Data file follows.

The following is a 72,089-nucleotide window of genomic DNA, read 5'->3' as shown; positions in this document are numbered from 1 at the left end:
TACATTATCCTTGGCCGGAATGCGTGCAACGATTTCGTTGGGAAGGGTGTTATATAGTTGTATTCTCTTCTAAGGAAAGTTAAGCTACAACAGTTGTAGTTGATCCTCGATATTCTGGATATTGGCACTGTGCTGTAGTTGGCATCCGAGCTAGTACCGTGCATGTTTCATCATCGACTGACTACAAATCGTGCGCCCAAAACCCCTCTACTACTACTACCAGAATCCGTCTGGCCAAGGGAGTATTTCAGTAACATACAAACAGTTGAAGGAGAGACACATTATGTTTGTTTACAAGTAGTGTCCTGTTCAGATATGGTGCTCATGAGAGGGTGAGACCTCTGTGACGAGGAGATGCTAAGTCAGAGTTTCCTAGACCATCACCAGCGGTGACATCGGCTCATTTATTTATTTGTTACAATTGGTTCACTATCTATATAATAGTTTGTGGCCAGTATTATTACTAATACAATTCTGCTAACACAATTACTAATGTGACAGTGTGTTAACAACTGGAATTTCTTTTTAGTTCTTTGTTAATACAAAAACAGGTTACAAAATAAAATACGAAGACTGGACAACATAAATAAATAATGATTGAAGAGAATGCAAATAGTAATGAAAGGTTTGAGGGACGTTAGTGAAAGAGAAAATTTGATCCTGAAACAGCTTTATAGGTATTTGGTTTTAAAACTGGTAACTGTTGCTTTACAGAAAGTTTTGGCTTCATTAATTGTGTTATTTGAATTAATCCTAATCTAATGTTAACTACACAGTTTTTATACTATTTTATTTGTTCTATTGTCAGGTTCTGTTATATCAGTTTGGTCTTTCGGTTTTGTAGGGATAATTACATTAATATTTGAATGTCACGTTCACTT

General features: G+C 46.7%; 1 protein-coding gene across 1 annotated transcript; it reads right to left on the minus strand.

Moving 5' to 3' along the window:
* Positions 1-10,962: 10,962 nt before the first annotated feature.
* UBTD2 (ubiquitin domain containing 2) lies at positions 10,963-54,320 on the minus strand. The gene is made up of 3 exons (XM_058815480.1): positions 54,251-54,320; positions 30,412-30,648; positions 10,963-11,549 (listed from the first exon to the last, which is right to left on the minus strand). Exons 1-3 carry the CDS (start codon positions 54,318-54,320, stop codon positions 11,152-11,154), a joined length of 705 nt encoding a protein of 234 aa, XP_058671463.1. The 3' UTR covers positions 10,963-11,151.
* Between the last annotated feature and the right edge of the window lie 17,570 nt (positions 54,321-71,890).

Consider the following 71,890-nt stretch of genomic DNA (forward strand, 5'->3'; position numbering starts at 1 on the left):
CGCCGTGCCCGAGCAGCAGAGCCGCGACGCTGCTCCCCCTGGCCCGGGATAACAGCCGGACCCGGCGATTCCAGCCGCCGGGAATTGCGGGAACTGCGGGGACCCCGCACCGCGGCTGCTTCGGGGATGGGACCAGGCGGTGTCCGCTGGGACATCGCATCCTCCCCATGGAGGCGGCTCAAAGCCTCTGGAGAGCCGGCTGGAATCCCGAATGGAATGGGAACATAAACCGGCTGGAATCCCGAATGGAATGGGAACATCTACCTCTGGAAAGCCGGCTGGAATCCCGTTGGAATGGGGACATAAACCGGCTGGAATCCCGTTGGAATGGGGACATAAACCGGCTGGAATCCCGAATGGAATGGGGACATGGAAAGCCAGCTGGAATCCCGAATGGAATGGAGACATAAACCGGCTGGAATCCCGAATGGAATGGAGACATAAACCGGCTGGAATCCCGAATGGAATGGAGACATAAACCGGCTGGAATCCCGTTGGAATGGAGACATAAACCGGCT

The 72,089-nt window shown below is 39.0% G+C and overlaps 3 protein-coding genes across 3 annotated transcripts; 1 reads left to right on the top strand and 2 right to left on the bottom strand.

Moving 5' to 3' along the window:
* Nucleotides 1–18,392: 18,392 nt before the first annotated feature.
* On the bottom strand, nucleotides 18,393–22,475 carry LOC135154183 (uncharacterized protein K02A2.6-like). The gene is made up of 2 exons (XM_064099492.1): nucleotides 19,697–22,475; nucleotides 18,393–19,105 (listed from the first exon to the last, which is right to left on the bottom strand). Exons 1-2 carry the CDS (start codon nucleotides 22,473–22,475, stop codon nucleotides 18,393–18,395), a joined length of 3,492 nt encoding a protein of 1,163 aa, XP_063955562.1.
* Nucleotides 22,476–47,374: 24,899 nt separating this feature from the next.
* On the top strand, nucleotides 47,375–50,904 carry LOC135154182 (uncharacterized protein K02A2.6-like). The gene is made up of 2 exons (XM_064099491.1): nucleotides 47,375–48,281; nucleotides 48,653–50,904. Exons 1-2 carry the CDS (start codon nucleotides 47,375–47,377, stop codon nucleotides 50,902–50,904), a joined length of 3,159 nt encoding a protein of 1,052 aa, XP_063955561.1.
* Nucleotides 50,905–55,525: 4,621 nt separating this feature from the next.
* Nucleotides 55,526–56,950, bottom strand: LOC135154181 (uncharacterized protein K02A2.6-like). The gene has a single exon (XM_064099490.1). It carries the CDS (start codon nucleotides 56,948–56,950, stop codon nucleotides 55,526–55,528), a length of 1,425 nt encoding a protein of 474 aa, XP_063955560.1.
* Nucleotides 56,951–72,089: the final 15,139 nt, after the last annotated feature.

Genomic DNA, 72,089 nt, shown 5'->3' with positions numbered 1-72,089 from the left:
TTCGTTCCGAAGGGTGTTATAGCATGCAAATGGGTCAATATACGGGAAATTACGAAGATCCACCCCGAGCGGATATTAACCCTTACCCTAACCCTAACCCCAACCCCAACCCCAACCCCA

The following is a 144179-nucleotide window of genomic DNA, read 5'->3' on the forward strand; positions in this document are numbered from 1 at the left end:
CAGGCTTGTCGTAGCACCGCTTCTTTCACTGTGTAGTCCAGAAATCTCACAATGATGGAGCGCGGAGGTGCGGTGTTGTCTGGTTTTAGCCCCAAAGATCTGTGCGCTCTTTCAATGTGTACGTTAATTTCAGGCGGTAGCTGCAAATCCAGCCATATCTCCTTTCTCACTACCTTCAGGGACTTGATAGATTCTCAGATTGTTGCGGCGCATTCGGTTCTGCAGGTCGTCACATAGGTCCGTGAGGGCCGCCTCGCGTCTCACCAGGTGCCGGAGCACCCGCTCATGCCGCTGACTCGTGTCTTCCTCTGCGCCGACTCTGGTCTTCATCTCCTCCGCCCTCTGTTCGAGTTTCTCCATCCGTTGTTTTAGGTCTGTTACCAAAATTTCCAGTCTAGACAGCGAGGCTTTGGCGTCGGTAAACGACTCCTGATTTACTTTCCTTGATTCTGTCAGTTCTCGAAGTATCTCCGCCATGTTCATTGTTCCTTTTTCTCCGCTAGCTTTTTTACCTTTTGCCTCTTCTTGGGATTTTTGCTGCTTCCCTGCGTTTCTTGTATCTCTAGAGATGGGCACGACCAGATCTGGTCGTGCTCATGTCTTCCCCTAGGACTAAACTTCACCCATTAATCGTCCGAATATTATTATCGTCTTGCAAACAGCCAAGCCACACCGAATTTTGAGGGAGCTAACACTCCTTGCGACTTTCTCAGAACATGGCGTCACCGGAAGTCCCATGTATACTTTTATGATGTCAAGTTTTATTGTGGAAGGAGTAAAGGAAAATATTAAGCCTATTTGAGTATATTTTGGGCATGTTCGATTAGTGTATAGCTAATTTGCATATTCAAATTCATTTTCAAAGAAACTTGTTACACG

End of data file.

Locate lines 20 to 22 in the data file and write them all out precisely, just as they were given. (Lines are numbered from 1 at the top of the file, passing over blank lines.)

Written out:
TTCGTTCCGAAGGGTGTTATAGCATGCAAATGGGTCAATATACGGGAAATTACGAAGATCCACCCCGAGCGGATATTAACCCTTACCCTAACCCTAACCCCAACCCCAACCCCAACCCCA

The following is a 144179-nucleotide window of genomic DNA, read 5'->3' on the forward strand; positions in this document are numbered from 1 at the left end:
CAGGCTTGTCGTAGCACCGCTTCTTTCACTGTGTAGTCCAGAAATCTCACAATGATGGAGCGCGGAGGTGCGGTGTTGTCTGGTTTTAGCCCCAAAGATCTGTGCGCTCTTTCAATGTGTACGTTAATTTCAGGCGGTAGCTGCAAATCCAGCCATATCTCCTTTCTCACTACCTTCAGGGACTTGATAGATTCTCAGATTGTTGCGGCGCATTCGGTTCTGCAGGTCGTCACATAGGTCCGTGAGGGCCGCCTCGCGTCTCACCAGGTGCCGGAGCACCCGCTCATGCCGCTGACTCGTGTCTTCCTCTGCGCCGACTCTGGTCTTCATCTCCTCCGCCCTCTGTTCGAGTTTCTCCATCCGTTGTTTTAGGTCTGTTACCAAAATTTCCAGTCTAGACAGCGAGGCTTTGGCGTCGGTAAACGACTCCTGATTTACTTTCCTTGATTCTGTCAGTTCTCGAAGTATCTCCGCCATGTTCATTGTTCCTTTTTCTCCGCTAGCTTTTTTACCTTTTGCCTCTTCTTGGGATTTTTGCTGCTTCCCTGCGTTTCTTGTATCTCTAGAGATGGGCACGACCAGATCTGGTCGTGCTCATGTCTTCCCCTAGGACTAAACTTCACCCATTAATCGTCCGAATATTATTATCGTCTTGCAAACAGCCAAGCCACACCGAATTTTGAGGGAGCTAACACTCCTTGCGACTTTCTCAGAACATGGCGTCACCGGAAGTCCCATGTATACTTTTATGATGTCAAGTTTTATTGTGGAAGGAGTAAAGGAAAATATTAAGCCTATTTGAGTATATTTTGGGCATGTTCGATTAGTGTATAGCTAATTTGCATATTCAAATTCATTTTCAAAGAAACTTGTTACACG